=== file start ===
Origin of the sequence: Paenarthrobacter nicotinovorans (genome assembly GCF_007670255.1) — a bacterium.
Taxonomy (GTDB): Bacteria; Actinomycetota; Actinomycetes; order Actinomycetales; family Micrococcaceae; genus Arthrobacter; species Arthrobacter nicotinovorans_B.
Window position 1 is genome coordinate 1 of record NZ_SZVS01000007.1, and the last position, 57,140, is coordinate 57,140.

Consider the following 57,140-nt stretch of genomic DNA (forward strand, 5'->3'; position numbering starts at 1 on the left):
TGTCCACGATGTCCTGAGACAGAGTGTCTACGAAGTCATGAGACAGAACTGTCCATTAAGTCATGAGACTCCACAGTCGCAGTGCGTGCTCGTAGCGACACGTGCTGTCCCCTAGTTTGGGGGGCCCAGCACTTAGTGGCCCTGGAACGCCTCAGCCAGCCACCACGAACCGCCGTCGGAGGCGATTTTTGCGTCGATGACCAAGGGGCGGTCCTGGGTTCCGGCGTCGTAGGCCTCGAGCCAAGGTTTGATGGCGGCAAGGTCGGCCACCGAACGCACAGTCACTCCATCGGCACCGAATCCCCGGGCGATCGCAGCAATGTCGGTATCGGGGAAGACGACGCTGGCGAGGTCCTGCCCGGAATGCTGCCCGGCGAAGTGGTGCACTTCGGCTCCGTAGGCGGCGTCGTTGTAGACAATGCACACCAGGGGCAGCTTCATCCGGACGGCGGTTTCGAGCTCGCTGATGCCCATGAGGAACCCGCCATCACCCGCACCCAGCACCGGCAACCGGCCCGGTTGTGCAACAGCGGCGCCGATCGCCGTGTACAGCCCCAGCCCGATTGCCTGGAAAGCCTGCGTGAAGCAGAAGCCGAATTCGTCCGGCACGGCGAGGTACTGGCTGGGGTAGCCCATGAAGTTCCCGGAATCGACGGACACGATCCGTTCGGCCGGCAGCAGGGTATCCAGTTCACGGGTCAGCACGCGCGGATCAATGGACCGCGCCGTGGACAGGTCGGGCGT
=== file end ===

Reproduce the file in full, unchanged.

Origin of the sequence: Paenarthrobacter nicotinovorans (genome assembly GCF_007670255.1) — a bacterium.
Taxonomy (GTDB): Bacteria; Actinomycetota; Actinomycetes; order Actinomycetales; family Micrococcaceae; genus Arthrobacter; species Arthrobacter nicotinovorans_B.
Window position 1 is genome coordinate 1 of record NZ_SZVS01000007.1, and the last position, 57,140, is coordinate 57,140.

Consider the following 57,140-nt stretch of genomic DNA (forward strand, 5'->3'; position numbering starts at 1 on the left):
TGTCCACGATGTCCTGAGACAGAGTGTCTACGAAGTCATGAGACAGAACTGTCCATTAAGTCATGAGACTCCACAGTCGCAGTGCGTGCTCGTAGCGACACGTGCTGTCCCCTAGTTTGGGGGGCCCAGCACTTAGTGGCCCTGGAACGCCTCAGCCAGCCACCACGAACCGCCGTCGGAGGCGATTTTTGCGTCGATGACCAAGGGGCGGTCCTGGGTTCCGGCGTCGTAGGCCTCGAGCCAAGGTTTGATGGCGGCAAGGTCGGCCACCGAACGCACAGTCACTCCATCGGCACCGAATCCCCGGGCGATCGCAGCAATGTCGGTATCGGGGAAGACGACGCTGGCGAGGTCCTGCCCGGAATGCTGCCCGGCGAAGTGGTGCACTTCGGCTCCGTAGGCGGCGTCGTTGTAGACAATGCACACCAGGGGCAGCTTCATCCGGACGGCGGTTTCGAGCTCGCTGATGCCCATGAGGAACCCGCCATCACCCGCACCCAGCACCGGCAACCGGCCCGGTTGTGCAACAGCGGCGCCGATCGCCGTGTACAGCCCCAGCCCGATTGCCTGGAAAGCCTGCGTGAAGCAGAAGCCGAATTCGTCCGGCACGGCGAGGTACTGGCTGGGGTAGCCCATGAAGTTCCCGGAATCGACGGACACGATCCGTTCGGCCGGCAGCAGGGTATCCAGTTCACGGGTCAGCACGCGCGGATCAATGGACCGCGCCGTGGACAGGTCGGGCGT